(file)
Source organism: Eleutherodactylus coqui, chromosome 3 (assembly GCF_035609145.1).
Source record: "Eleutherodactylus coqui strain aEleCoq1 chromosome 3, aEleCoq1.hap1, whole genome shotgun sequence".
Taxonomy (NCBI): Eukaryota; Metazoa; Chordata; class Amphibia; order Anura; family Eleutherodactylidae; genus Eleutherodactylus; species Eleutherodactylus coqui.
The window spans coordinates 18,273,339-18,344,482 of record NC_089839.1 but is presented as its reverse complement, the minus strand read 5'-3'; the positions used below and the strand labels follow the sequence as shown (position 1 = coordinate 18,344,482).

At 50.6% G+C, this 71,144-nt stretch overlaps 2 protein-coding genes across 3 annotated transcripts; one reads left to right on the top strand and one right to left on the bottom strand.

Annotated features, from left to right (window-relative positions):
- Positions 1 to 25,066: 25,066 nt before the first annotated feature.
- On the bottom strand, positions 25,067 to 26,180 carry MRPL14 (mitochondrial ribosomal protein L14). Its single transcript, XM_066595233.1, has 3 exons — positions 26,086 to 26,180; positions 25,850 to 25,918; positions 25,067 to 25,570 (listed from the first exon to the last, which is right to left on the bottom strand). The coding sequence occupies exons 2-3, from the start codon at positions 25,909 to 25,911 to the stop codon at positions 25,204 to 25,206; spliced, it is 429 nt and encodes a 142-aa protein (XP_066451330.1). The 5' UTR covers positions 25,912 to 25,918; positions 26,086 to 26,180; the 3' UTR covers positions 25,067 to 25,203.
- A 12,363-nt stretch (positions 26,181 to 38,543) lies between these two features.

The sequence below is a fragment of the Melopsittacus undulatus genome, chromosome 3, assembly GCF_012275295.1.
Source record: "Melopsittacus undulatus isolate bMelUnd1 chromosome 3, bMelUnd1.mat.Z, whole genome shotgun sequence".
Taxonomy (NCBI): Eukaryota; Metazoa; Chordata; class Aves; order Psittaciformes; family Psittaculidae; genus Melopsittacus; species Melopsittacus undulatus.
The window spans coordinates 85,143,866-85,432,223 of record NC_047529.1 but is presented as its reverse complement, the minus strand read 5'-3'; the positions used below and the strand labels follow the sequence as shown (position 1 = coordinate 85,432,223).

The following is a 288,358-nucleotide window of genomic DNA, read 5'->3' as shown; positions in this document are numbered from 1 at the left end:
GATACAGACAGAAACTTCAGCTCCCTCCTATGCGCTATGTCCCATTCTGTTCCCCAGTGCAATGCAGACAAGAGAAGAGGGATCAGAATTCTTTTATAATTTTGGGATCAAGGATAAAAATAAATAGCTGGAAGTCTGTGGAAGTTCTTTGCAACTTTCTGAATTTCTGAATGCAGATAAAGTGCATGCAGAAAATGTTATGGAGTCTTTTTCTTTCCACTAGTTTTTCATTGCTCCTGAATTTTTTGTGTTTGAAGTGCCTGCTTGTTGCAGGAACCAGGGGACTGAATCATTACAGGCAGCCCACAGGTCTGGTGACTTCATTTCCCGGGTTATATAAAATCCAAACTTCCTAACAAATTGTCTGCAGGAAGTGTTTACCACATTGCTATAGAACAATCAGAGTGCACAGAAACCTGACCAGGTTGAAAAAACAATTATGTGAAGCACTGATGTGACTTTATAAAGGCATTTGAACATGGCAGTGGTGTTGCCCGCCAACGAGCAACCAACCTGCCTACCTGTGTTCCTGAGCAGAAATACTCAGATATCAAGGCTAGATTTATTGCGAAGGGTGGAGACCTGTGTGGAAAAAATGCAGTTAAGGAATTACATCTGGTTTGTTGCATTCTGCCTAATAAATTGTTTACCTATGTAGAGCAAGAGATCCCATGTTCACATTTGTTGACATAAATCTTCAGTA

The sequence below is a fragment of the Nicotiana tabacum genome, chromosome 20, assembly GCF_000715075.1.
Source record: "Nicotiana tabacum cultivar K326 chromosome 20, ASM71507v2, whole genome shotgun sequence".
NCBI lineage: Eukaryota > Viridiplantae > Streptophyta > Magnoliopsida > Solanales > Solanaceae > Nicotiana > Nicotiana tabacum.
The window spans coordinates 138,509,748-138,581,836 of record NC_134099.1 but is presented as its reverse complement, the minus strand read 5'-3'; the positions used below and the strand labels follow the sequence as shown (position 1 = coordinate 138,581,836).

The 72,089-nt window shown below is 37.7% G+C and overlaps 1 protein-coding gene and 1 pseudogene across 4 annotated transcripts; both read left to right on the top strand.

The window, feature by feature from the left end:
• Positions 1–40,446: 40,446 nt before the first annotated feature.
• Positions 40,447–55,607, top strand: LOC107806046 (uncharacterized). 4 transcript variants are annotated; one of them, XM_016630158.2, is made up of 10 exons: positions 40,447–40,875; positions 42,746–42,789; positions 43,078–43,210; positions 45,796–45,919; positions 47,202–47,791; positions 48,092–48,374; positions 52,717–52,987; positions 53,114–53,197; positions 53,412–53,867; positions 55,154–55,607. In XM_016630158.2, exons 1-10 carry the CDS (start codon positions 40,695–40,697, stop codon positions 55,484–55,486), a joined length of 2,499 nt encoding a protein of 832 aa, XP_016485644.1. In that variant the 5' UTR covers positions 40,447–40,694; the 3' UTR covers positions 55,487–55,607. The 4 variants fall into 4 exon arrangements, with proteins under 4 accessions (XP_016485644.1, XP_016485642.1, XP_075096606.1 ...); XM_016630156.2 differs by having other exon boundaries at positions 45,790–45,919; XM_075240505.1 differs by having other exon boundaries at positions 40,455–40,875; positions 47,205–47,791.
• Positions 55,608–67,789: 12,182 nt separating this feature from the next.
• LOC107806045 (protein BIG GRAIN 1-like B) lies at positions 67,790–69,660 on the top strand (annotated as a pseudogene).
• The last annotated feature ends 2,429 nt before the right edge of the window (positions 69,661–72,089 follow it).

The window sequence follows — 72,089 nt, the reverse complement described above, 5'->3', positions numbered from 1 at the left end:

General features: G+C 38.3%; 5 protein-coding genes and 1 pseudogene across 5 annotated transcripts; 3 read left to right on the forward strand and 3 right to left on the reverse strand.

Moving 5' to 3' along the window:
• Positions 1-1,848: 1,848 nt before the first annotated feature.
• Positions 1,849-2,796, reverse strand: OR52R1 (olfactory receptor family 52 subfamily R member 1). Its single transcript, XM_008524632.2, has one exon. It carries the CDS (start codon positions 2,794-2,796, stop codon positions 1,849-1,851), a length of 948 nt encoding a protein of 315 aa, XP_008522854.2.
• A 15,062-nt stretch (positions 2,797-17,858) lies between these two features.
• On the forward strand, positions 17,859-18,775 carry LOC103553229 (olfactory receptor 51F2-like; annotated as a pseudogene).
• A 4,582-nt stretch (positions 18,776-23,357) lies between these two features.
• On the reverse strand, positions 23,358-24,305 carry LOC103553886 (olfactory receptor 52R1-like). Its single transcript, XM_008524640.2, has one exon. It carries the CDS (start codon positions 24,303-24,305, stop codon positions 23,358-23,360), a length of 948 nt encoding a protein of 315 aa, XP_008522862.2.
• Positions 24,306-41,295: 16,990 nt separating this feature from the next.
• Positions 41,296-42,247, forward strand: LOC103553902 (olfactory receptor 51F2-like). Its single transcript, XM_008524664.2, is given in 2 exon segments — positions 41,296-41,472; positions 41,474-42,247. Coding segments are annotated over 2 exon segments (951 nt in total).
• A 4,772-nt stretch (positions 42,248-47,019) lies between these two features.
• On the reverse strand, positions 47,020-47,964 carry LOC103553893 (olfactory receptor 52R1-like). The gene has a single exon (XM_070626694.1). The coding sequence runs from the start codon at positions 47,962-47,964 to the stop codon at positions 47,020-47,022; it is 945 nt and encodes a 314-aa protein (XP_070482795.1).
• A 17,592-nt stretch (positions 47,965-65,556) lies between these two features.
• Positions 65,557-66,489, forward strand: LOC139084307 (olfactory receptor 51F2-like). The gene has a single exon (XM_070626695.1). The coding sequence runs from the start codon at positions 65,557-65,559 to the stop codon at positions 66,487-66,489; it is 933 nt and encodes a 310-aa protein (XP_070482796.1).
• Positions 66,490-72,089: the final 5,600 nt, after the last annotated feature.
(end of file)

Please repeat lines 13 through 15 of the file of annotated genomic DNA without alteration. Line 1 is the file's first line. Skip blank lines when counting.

The window spans coordinates 85,143,866-85,432,223 of record NC_047529.1 but is presented as its reverse complement, the minus strand read 5'-3'; the positions used below and the strand labels follow the sequence as shown (position 1 = coordinate 85,432,223).

The following is a 288,358-nucleotide window of genomic DNA, read 5'->3' as shown; positions in this document are numbered from 1 at the left end:
GATACAGACAGAAACTTCAGCTCCCTCCTATGCGCTATGTCCCATTCTGTTCCCCAGTGCAATGCAGACAAGAGAAGAGGGATCAGAATTCTTTTATAATTTTGGGATCAAGGATAAAAATAAATAGCTGGAAGTCTGTGGAAGTTCTTTGCAACTTTCTGAATTTCTGAATGCAGATAAAGTGCATGCAGAAAATGTTATGGAGTCTTTTTCTTTCCACTAGTTTTTCATTGCTCCTGAATTTTTTGTGTTTGAAGTGCCTGCTTGTTGCAGGAACCAGGGGACTGAATCATTACAGGCAGCCCACAGGTCTGGTGACTTCATTTCCCGGGTTATATAAAATCCAAACTTCCTAACAAATTGTCTGCAGGAAGTGTTTACCACATTGCTATAGAACAATCAGAGTGCACAGAAACCTGACCAGGTTGAAAAAACAATTATGTGAAGCACTGATGTGACTTTATAAAGGCATTTGAACATGGCAGTGGTGTTGCCCGCCAACGAGCAACCAACCTGCCTACCTGTGTTCCTGAGCAGAAATACTCAGATATCAAGGCTAGATTTATTGCGAAGGGTGGAGACCTGTGTGGAAAAAATGCAGTTAAGGAATTACATCTGGTTTGTTGCATTCTGCCTAATAAATTGTTTACCTATGTAGAGCAAGAGATCCCATGTTCACATTTGTTGACATAAATCTTCAGTA